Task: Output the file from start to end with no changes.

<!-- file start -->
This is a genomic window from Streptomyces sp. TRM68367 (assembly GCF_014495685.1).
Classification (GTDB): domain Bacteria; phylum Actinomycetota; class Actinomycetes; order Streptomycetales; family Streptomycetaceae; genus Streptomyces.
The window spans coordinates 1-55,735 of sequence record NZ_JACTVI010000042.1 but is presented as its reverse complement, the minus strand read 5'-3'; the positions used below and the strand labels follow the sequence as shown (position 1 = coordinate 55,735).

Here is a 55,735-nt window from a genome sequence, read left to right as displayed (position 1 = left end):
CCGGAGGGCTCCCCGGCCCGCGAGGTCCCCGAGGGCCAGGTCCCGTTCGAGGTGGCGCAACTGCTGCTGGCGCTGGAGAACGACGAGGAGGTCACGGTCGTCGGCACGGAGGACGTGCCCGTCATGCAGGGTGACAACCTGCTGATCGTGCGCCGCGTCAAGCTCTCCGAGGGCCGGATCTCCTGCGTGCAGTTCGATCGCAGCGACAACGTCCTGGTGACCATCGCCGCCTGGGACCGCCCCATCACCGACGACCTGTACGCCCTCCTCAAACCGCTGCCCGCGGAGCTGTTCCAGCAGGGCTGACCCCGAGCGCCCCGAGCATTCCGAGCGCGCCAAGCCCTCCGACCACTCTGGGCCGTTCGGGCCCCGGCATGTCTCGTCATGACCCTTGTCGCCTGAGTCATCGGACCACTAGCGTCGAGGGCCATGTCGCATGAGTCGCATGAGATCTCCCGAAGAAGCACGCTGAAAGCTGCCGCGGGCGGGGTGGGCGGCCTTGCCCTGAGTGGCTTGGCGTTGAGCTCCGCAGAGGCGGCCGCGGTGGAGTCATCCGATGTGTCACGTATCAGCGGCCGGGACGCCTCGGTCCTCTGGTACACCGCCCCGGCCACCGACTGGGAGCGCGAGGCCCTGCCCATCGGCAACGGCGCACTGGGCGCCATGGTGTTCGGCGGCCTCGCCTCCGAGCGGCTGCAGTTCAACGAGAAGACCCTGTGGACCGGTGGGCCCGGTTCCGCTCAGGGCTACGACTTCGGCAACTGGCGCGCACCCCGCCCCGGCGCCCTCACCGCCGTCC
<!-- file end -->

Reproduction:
This is a genomic window from Streptomyces sp. TRM68367 (assembly GCF_014495685.1).
Classification (GTDB): domain Bacteria; phylum Actinomycetota; class Actinomycetes; order Streptomycetales; family Streptomycetaceae; genus Streptomyces.
The window spans coordinates 1-55,735 of sequence record NZ_JACTVI010000042.1 but is presented as its reverse complement, the minus strand read 5'-3'; the positions used below and the strand labels follow the sequence as shown (position 1 = coordinate 55,735).

Here is a 55,735-nt window from a genome sequence, read left to right as displayed (position 1 = left end):
CCGGAGGGCTCCCCGGCCCGCGAGGTCCCCGAGGGCCAGGTCCCGTTCGAGGTGGCGCAACTGCTGCTGGCGCTGGAGAACGACGAGGAGGTCACGGTCGTCGGCACGGAGGACGTGCCCGTCATGCAGGGTGACAACCTGCTGATCGTGCGCCGCGTCAAGCTCTCCGAGGGCCGGATCTCCTGCGTGCAGTTCGATCGCAGCGACAACGTCCTGGTGACCATCGCCGCCTGGGACCGCCCCATCACCGACGACCTGTACGCCCTCCTCAAACCGCTGCCCGCGGAGCTGTTCCAGCAGGGCTGACCCCGAGCGCCCCGAGCATTCCGAGCGCGCCAAGCCCTCCGACCACTCTGGGCCGTTCGGGCCCCGGCATGTCTCGTCATGACCCTTGTCGCCTGAGTCATCGGACCACTAGCGTCGAGGGCCATGTCGCATGAGTCGCATGAGATCTCCCGAAGAAGCACGCTGAAAGCTGCCGCGGGCGGGGTGGGCGGCCTTGCCCTGAGTGGCTTGGCGTTGAGCTCCGCAGAGGCGGCCGCGGTGGAGTCATCCGATGTGTCACGTATCAGCGGCCGGGACGCCTCGGTCCTCTGGTACACCGCCCCGGCCACCGACTGGGAGCGCGAGGCCCTGCCCATCGGCAACGGCGCACTGGGCGCCATGGTGTTCGGCGGCCTCGCCTCCGAGCGGCTGCAGTTCAACGAGAAGACCCTGTGGACCGGTGGGCCCGGTTCCGCTCAGGGCTACGACTTCGGCAACTGGCGCGCACCCCGCCCCGGCGCCCTCACCGCCGTCC